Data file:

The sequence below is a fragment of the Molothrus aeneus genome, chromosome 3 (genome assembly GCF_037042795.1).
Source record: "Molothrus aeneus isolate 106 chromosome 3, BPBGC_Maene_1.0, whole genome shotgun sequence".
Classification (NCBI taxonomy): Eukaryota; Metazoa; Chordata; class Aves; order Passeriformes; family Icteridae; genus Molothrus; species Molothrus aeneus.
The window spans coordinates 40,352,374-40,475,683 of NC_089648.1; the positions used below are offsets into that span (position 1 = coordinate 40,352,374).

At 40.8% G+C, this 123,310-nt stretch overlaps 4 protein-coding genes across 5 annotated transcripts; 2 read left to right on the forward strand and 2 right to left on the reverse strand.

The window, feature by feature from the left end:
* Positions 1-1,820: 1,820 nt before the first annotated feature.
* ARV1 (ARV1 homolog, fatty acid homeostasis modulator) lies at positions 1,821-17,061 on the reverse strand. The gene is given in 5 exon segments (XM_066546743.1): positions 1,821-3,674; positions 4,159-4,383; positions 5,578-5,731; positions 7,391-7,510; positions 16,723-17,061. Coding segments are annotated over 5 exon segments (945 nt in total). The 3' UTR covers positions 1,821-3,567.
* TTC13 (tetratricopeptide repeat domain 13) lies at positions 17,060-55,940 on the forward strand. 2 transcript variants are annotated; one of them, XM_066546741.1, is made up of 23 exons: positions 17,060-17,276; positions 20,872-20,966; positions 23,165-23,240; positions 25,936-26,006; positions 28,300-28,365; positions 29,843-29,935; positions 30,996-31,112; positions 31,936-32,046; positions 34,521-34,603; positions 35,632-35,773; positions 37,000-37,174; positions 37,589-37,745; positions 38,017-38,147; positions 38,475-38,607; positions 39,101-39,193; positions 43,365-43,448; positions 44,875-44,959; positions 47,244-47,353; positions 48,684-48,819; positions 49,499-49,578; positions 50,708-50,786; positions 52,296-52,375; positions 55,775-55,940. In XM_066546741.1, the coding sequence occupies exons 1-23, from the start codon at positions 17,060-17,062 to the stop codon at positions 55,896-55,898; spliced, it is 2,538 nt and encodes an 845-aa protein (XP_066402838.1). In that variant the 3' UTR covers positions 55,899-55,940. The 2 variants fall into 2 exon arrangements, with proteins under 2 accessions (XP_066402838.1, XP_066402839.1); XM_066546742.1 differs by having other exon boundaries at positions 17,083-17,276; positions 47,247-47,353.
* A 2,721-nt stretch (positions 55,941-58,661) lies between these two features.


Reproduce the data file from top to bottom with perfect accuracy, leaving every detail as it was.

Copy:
The sequence below is a fragment of the Molothrus aeneus genome, chromosome 3 (genome assembly GCF_037042795.1).
Source record: "Molothrus aeneus isolate 106 chromosome 3, BPBGC_Maene_1.0, whole genome shotgun sequence".
Classification (NCBI taxonomy): Eukaryota; Metazoa; Chordata; class Aves; order Passeriformes; family Icteridae; genus Molothrus; species Molothrus aeneus.
The window spans coordinates 40,352,374-40,475,683 of NC_089648.1; the positions used below are offsets into that span (position 1 = coordinate 40,352,374).

At 40.8% G+C, this 123,310-nt stretch overlaps 4 protein-coding genes across 5 annotated transcripts; 2 read left to right on the forward strand and 2 right to left on the reverse strand.

The window, feature by feature from the left end:
* Positions 1-1,820: 1,820 nt before the first annotated feature.
* ARV1 (ARV1 homolog, fatty acid homeostasis modulator) lies at positions 1,821-17,061 on the reverse strand. The gene is given in 5 exon segments (XM_066546743.1): positions 1,821-3,674; positions 4,159-4,383; positions 5,578-5,731; positions 7,391-7,510; positions 16,723-17,061. Coding segments are annotated over 5 exon segments (945 nt in total). The 3' UTR covers positions 1,821-3,567.
* TTC13 (tetratricopeptide repeat domain 13) lies at positions 17,060-55,940 on the forward strand. 2 transcript variants are annotated; one of them, XM_066546741.1, is made up of 23 exons: positions 17,060-17,276; positions 20,872-20,966; positions 23,165-23,240; positions 25,936-26,006; positions 28,300-28,365; positions 29,843-29,935; positions 30,996-31,112; positions 31,936-32,046; positions 34,521-34,603; positions 35,632-35,773; positions 37,000-37,174; positions 37,589-37,745; positions 38,017-38,147; positions 38,475-38,607; positions 39,101-39,193; positions 43,365-43,448; positions 44,875-44,959; positions 47,244-47,353; positions 48,684-48,819; positions 49,499-49,578; positions 50,708-50,786; positions 52,296-52,375; positions 55,775-55,940. In XM_066546741.1, the coding sequence occupies exons 1-23, from the start codon at positions 17,060-17,062 to the stop codon at positions 55,896-55,898; spliced, it is 2,538 nt and encodes an 845-aa protein (XP_066402838.1). In that variant the 3' UTR covers positions 55,899-55,940. The 2 variants fall into 2 exon arrangements, with proteins under 2 accessions (XP_066402838.1, XP_066402839.1); XM_066546742.1 differs by having other exon boundaries at positions 17,083-17,276; positions 47,247-47,353.
* A 2,721-nt stretch (positions 55,941-58,661) lies between these two features.